4. Lis1 is necessary for normal non-radial migration of inhibitory interneurons. McManus, M.F., Nasrallah, I.M., Pancoast, M.M., Wynshaw-Boris, A., Golden, J.A. Am. J. Pathol. (2004) [Pubmed]
  5. Interaction of reelin signaling and Lis1 in brain development. Assadi, A.H., Zhang, G., Beffert, U., McNeil, R.S., Renfro, A.L., Niu, S., Quattrocchi, C.C., Antalffy, B.A., Sheldon, M., Armstrong, D.D., Wynshaw-Boris, A., Herz, J., D'Arcangelo, G., Clark, G.D. Nat. Genet. (2003) [Pubmed]
  6. Graded reduction of Pafah1b1 (Lis1) activity results in neuronal migration defects and early embryonic lethality. Hirotsune, S., Fleck, M.W., Gambello, M.J., Bix, G.J., Chen, A., Clark, G.D., Ledbetter, D.H., McBain, C.J., Wynshaw-Boris, A. Nat. Genet. (1998) [Pubmed]
  7. Doublecortin is a developmentally regulated, microtubule-associated protein expressed in migrating and differentiating neurons. Francis, F., Koulakoff, A., Boucher, D., Chafey, P., Schaar, B., Vinet, M.C., Friocourt, G., McDonnell, N., Reiner, O., Kahn, A., McConnell, S.K., Berwald-Netter, Y., Denoulet, P., Chelly, J. Neuron (1999) [Pubmed]
  8. Previously uncharacterized roles of platelet-activating factor acetylhydrolase 1b complex in mouse spermatogenesis. Yan, W., Assadi, A.H., Wynshaw-Boris, A., Eichele, G., Matzuk, M.M., Clark, G.D. Proc. Natl. Acad. Sci. U.S.A. (2003) [Pubmed]
  9. Characterization and chromosomal mapping of two pseudogenes of the mouse Pafaha/Lis1 gene: retrointegration hotspots in the mouse genome. Péterfy, M., Gyuris, T., Antonio, L., Takács, L. Gene (1998) [Pubmed]
  10. Regulation of cytoplasmic dynein ATPase by Lis1. Mesngon, M.T., Tarricone, C., Hebbar, S., Guillotte, A.M., Schmitt, E.W., Lanier, L., Musacchio, A., King, S.J., Smith, D.S. J. Neurosci. (2006) [Pubmed]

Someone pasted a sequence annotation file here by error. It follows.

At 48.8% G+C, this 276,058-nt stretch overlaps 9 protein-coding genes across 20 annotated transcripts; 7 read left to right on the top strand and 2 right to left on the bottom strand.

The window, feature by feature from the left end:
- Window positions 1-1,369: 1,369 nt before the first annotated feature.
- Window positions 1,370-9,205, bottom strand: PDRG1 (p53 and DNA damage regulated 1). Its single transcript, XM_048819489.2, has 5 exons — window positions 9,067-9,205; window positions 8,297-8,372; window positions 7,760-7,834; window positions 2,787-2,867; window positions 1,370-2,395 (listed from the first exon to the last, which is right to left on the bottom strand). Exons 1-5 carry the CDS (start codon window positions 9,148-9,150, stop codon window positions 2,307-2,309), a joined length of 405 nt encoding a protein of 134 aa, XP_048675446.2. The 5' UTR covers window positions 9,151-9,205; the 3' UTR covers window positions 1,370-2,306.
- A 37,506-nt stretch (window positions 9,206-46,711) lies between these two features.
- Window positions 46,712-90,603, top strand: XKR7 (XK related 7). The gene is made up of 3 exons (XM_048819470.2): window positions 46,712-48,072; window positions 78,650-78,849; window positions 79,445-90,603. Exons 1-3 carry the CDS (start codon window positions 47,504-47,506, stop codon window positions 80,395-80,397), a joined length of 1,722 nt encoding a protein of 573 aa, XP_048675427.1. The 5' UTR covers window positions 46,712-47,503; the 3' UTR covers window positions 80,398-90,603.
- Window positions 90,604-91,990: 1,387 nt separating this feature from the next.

11. A role for cytoplasmic dynein and LIS1 in directed cell movement. Dujardin, D.L., Barnhart, L.E., Stehman, S.A., Gomes, E.R., Gundersen, G.G., Vallee, R.B. J. Cell Biol. (2003) [Pubmed]
  12. Complete loss of Ndel1 results in neuronal migration defects and early embryonic lethality. Sasaki, S., Mori, D., Toyo-oka, K., Chen, A., Garrett-Beal, L., Muramatsu, M., Miyagawa, S., Hiraiwa, N., Yoshiki, A., Wynshaw-Boris, A., Hirotsune, S. Mol. Cell. Biol. (2005) [Pubmed]
  13. Disregulated RhoGTPases and actin cytoskeleton contribute to the migration defect in Lis1-deficient neurons. Kholmanskikh, S.S., Dobrin, J.S., Wynshaw-Boris, A., Letourneau, P.C., Ross, M.E. J. Neurosci. (2003) [Pubmed]
  14. Targeted mutagenesis of Lis1 disrupts cortical development and LIS1 homodimerization. Cahana, A., Escamez, T., Nowakowski, R.S., Hayes, N.L., Giacobini, M., von Holst, A., Shmueli, O., Sapir, T., McConnell, S.K., Wurst, W., Martinez, S., Reiner, O. Proc. Natl. Acad. Sci. U.S.A. (2001) [Pubmed]
  15. Isolation and partial characterization of the sialoglycoprotein fraction of murine erythrocyte ghosts. Sarris, A.H., Palade, G.E. J. Cell Biol. (1982) [Pubmed]
  16. Binding of microtubule-associated protein 1B to LIS1 affects the interaction between dynein and LIS1. Jiménez-Mateos, E.M., Wandosell, F., Reiner, O., Avila, J., González-Billault, C. Biochem. J. (2005) [Pubmed]
  17. Laminar disorganisation of mitral cells in the olfactory bulb does not affect topographic targeting of primary olfactory axons. Royal, S.J., Gambello, M.J., Wynshaw-Boris, A., Key, B., Clarris, H.J. Brain Res. (2002) [Pubmed]
  18. Integrin-linked kinase deletion from mouse cortex results in cortical lamination defects resembling cobblestone lissencephaly. Niewmierzycka, A., Mills, J., St-Arnaud, R., Dedhar, S., Reichardt, L.F. J. Neurosci. (2005) [Pubmed]
  19. Cloning and characterization of cDNAs and the gene encoding the mouse platelet-activating factor acetylhydrolase Ib alpha subunit/lissencephaly-1 protein. Péterfy, M., Gyuris, T., Grosshans, D., Cuaresma, C.C., Takács, L. Genomics (1998) [Pubmed]
  20. A study of the nature of embryonic lethality in LIS1-/- mice. Cahana, A., Jin, X.L., Reiner, O., Wynshaw-Boris, A., O'Neill, C. Mol. Reprod. Dev. (2003) [Pubmed]
  21. Localization of the mouse lissencephaly-1 gene to mouse chromosome 11B3, in close proximity to D11Mit65. Péterfy, M., Hozier, J.C., Hall, B., Gyuris, T., Péterfy, K., Takécs, L. Somat. Cell Mol. Genet. (1995) [Pubmed]